Started with one of the Skånsta rider's riding school horses in Åkersberga fell ill on January 4. The horse was taken to the University Animal Hospital at the Swedish Agricultural University, SLU, because it was unable to walk or stand still.
The next day, the horse was killed. Veterinarians made trials and samples to find out what happened. Then a big problem arose.
The veterinarians failed to publish the answers to the tests. An aggressively infectious virus that spreads through the air, the so-called. "abortion virus" evh-1.
"Because we did not check the tests we received, we did not receive this information that it was a deadly infection in our riding school," said school manager Ann Borglund.
Infection through the barn
Right now the infection in the entire barn is among the 65 horses at the riding school.
"If we learned that we had this infection on January 10, when the test answers came to light, I could isolate the booth," says Borgland.
Ann Borglund, 52, says she works in the barn for 30 years, and only twice before you are infected with infections.
– I was able to close some and build walls with tarpaulins and made sure that not everyone infected the entire stand. Then the situation was not as it is today, then we managed to slow down and stop, she says.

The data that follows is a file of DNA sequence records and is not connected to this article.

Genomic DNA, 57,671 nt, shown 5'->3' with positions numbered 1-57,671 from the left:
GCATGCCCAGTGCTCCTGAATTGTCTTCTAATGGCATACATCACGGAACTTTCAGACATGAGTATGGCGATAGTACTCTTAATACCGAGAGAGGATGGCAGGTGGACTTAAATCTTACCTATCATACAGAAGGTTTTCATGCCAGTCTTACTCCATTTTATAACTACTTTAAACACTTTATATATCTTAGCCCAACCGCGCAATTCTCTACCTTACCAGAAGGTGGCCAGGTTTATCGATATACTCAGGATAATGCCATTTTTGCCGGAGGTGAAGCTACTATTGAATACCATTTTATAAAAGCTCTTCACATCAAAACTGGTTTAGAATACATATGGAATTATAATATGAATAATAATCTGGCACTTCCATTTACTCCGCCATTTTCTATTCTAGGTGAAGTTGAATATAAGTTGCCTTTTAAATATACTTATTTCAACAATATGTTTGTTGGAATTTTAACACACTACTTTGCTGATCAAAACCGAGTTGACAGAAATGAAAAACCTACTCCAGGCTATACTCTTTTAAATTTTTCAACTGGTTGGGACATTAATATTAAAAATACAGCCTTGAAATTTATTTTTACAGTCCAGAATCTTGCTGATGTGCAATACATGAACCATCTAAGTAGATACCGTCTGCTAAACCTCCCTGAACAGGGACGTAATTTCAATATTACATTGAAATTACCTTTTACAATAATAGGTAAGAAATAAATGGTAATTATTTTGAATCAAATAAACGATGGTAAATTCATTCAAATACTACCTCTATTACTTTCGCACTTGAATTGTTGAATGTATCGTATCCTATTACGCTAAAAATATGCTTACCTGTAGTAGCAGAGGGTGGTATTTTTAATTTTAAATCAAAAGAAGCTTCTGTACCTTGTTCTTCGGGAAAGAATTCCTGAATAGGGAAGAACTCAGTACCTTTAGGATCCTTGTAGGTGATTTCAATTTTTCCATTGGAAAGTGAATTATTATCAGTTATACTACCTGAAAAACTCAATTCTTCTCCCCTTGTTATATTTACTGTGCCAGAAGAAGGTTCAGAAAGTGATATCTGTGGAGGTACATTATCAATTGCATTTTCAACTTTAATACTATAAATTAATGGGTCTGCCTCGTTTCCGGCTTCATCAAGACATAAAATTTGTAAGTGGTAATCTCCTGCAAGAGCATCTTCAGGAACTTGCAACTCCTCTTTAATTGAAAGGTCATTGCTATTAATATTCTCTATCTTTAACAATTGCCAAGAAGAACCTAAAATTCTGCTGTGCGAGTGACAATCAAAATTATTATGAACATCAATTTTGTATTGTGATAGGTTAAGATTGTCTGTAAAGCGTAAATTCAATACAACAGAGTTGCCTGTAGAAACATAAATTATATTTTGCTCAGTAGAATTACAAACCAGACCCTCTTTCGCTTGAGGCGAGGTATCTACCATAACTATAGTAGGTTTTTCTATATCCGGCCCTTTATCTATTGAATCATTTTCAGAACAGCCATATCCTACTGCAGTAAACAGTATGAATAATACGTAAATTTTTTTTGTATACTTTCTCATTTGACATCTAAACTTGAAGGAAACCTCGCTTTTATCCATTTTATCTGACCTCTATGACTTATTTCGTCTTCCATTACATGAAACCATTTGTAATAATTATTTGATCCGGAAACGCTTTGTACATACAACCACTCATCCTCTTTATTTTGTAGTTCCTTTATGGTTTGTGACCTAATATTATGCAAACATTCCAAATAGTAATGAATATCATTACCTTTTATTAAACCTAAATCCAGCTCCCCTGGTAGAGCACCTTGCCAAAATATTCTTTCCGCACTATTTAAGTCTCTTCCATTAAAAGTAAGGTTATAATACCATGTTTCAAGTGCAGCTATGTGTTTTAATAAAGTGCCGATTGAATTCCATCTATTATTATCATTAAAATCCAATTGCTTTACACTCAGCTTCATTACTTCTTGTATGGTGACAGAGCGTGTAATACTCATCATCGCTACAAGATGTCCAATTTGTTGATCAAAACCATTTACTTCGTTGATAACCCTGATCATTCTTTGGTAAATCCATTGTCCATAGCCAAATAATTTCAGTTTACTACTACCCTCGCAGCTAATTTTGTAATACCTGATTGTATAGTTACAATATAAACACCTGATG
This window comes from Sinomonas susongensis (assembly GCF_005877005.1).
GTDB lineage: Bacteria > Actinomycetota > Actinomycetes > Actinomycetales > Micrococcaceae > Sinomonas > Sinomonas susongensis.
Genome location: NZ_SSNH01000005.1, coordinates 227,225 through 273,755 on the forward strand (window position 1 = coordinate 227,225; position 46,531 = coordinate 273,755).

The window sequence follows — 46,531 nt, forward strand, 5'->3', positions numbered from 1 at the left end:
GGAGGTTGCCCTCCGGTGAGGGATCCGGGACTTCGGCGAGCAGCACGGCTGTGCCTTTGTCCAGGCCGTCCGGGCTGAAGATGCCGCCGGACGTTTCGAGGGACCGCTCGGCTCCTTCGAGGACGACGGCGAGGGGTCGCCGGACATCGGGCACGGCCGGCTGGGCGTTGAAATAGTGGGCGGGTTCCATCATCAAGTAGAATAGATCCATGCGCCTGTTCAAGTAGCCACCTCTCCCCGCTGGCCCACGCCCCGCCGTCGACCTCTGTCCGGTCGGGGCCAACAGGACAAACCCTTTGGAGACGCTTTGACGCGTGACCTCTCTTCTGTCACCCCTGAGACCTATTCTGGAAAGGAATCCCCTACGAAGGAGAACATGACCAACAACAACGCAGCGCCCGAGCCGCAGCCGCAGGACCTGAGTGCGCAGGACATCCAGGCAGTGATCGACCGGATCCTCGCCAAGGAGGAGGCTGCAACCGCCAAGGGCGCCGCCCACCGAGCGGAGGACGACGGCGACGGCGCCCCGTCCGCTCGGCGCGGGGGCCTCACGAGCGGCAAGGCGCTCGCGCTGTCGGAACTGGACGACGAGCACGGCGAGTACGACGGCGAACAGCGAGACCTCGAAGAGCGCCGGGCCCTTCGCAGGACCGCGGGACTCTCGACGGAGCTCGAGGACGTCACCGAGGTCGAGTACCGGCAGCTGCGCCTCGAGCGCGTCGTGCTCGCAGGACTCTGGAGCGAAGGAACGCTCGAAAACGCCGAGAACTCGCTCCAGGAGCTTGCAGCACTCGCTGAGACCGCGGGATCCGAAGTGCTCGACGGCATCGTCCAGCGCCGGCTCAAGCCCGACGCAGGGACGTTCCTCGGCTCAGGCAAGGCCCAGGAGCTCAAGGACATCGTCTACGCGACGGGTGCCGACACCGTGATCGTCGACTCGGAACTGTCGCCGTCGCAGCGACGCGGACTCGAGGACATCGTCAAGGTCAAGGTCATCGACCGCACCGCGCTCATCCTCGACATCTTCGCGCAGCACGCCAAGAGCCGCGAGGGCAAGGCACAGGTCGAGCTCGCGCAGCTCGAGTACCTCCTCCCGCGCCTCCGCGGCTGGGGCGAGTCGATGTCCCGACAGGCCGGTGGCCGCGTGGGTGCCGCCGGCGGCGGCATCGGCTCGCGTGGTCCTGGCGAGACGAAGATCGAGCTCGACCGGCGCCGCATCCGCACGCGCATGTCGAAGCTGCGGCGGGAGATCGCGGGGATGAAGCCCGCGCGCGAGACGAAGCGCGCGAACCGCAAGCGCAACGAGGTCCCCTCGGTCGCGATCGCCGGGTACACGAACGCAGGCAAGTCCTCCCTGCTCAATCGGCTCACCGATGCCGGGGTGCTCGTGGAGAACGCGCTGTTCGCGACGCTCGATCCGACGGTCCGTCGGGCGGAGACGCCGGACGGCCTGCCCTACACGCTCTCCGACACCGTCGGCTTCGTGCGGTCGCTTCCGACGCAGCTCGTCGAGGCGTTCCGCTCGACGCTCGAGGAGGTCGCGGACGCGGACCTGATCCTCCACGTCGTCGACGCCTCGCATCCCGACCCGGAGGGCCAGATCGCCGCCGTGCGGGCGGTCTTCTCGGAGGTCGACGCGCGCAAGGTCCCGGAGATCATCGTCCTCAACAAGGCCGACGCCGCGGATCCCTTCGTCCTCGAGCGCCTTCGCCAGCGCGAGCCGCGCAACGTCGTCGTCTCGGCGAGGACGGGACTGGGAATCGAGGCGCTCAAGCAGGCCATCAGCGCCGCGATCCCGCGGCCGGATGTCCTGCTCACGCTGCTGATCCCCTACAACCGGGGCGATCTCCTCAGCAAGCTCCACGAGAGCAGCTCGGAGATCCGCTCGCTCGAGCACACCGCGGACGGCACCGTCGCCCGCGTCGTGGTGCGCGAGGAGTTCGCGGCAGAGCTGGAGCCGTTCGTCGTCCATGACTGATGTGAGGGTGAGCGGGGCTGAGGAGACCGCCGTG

Horses become paralyzed
Borglund says the "abortion virus" is available in varying degrees and that there is no cure for it. It is the most aggressive variant inhabiting the nervous system that struck horses at the riding school in Åkersberga. This means that horses first get fever and then become paralyzed.
– Paralyzed from the hind legs. Then they have no control of the hind legs and they fall. If they fall, we must kill them because we will not return the horses again, says Ann Borgund.
On Friday night, the riding school was forced to kill a second horse. The horse was taken to the university's animal hospital, but the folds that were used to help the horse stand erect were occupied by other horses. Borglund explains that hammocks can make the horse survive if it is in three droppings, with support under the body.
– When the horse is on the ground and can not rise, you have the responsibility as a horse owner, that your horse does not suffer. So we chose to remove it, she says.
Borglund does not know where the virus comes from, nor does he want to blame someone for the infection to get to their stable condition.
– Even more so if I learned that we had the infection, I decided it in a different way, says Borgund.
We need to tighten routines
Henrik Eriksson, director of the hospital for hospitals in Uppsala, complained about the incident and said it was the human factor that missed out.
– We did not pay attention to this test response when it arrived. We are very sorry for this and will tighten the routines, "says Henrik Eriksson in Hipson magazine.